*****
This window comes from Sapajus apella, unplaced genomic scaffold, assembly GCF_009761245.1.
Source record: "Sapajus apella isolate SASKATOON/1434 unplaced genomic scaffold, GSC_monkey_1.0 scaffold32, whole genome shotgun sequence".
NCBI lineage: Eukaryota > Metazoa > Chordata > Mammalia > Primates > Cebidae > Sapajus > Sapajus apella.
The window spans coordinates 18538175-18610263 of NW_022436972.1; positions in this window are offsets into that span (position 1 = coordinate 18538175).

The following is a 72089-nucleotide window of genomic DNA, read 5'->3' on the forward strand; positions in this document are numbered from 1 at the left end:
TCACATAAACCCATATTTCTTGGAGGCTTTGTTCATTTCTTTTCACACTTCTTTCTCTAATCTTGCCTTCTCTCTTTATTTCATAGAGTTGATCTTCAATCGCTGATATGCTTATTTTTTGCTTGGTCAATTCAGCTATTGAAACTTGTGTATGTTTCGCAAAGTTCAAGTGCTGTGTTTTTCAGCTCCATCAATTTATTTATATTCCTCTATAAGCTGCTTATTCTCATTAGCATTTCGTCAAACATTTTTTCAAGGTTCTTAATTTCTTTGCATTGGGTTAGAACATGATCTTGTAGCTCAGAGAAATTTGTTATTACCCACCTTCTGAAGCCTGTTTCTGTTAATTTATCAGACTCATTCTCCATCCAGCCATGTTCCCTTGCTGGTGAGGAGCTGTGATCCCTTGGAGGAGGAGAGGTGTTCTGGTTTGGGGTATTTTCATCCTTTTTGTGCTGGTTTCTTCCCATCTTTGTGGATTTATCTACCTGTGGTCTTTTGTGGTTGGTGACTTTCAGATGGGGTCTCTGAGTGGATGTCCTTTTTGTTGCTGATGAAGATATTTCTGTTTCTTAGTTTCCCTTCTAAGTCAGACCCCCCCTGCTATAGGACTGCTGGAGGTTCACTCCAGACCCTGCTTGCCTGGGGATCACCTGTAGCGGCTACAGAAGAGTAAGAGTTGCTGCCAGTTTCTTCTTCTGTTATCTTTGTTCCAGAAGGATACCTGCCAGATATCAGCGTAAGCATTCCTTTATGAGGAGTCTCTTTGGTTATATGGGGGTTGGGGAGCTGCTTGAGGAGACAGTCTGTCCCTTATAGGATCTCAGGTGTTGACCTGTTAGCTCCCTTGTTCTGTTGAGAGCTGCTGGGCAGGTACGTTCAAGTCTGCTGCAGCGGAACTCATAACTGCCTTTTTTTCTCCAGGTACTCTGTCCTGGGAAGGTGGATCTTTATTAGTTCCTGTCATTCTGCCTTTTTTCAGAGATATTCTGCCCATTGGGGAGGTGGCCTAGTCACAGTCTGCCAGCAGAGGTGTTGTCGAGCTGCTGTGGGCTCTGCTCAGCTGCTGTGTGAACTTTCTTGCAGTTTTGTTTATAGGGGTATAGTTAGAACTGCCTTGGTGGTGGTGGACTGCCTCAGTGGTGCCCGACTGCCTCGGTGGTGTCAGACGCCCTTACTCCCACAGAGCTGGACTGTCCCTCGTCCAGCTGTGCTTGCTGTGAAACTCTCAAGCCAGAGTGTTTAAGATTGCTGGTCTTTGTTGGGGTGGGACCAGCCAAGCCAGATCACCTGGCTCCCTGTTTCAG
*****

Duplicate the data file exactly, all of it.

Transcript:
This window comes from Sapajus apella, unplaced genomic scaffold, assembly GCF_009761245.1.
Source record: "Sapajus apella isolate SASKATOON/1434 unplaced genomic scaffold, GSC_monkey_1.0 scaffold32, whole genome shotgun sequence".
NCBI lineage: Eukaryota > Metazoa > Chordata > Mammalia > Primates > Cebidae > Sapajus > Sapajus apella.
The window spans coordinates 18538175-18610263 of NW_022436972.1; positions in this window are offsets into that span (position 1 = coordinate 18538175).

The following is a 72089-nucleotide window of genomic DNA, read 5'->3' on the forward strand; positions in this document are numbered from 1 at the left end:
TCACATAAACCCATATTTCTTGGAGGCTTTGTTCATTTCTTTTCACACTTCTTTCTCTAATCTTGCCTTCTCTCTTTATTTCATAGAGTTGATCTTCAATCGCTGATATGCTTATTTTTTGCTTGGTCAATTCAGCTATTGAAACTTGTGTATGTTTCGCAAAGTTCAAGTGCTGTGTTTTTCAGCTCCATCAATTTATTTATATTCCTCTATAAGCTGCTTATTCTCATTAGCATTTCGTCAAACATTTTTTCAAGGTTCTTAATTTCTTTGCATTGGGTTAGAACATGATCTTGTAGCTCAGAGAAATTTGTTATTACCCACCTTCTGAAGCCTGTTTCTGTTAATTTATCAGACTCATTCTCCATCCAGCCATGTTCCCTTGCTGGTGAGGAGCTGTGATCCCTTGGAGGAGGAGAGGTGTTCTGGTTTGGGGTATTTTCATCCTTTTTGTGCTGGTTTCTTCCCATCTTTGTGGATTTATCTACCTGTGGTCTTTTGTGGTTGGTGACTTTCAGATGGGGTCTCTGAGTGGATGTCCTTTTTGTTGCTGATGAAGATATTTCTGTTTCTTAGTTTCCCTTCTAAGTCAGACCCCCCCTGCTATAGGACTGCTGGAGGTTCACTCCAGACCCTGCTTGCCTGGGGATCACCTGTAGCGGCTACAGAAGAGTAAGAGTTGCTGCCAGTTTCTTCTTCTGTTATCTTTGTTCCAGAAGGATACCTGCCAGATATCAGCGTAAGCATTCCTTTATGAGGAGTCTCTTTGGTTATATGGGGGTTGGGGAGCTGCTTGAGGAGACAGTCTGTCCCTTATAGGATCTCAGGTGTTGACCTGTTAGCTCCCTTGTTCTGTTGAGAGCTGCTGGGCAGGTACGTTCAAGTCTGCTGCAGCGGAACTCATAACTGCCTTTTTTTCTCCAGGTACTCTGTCCTGGGAAGGTGGATCTTTATTAGTTCCTGTCATTCTGCCTTTTTTCAGAGATATTCTGCCCATTGGGGAGGTGGCCTAGTCACAGTCTGCCAGCAGAGGTGTTGTCGAGCTGCTGTGGGCTCTGCTCAGCTGCTGTGTGAACTTTCTTGCAGTTTTGTTTATAGGGGTATAGTTAGAACTGCCTTGGTGGTGGTGGACTGCCTCAGTGGTGCCCGACTGCCTCGGTGGTGTCAGACGCCCTTACTCCCACAGAGCTGGACTGTCCCTCGTCCAGCTGTGCTTGCTGTGAAACTCTCAAGCCAGAGTGTTTAAGATTGCTGGTCTTTGTTGGGGTGGGACCAGCCAAGCCAGATCACCTGGCTCCCTGTTTCAG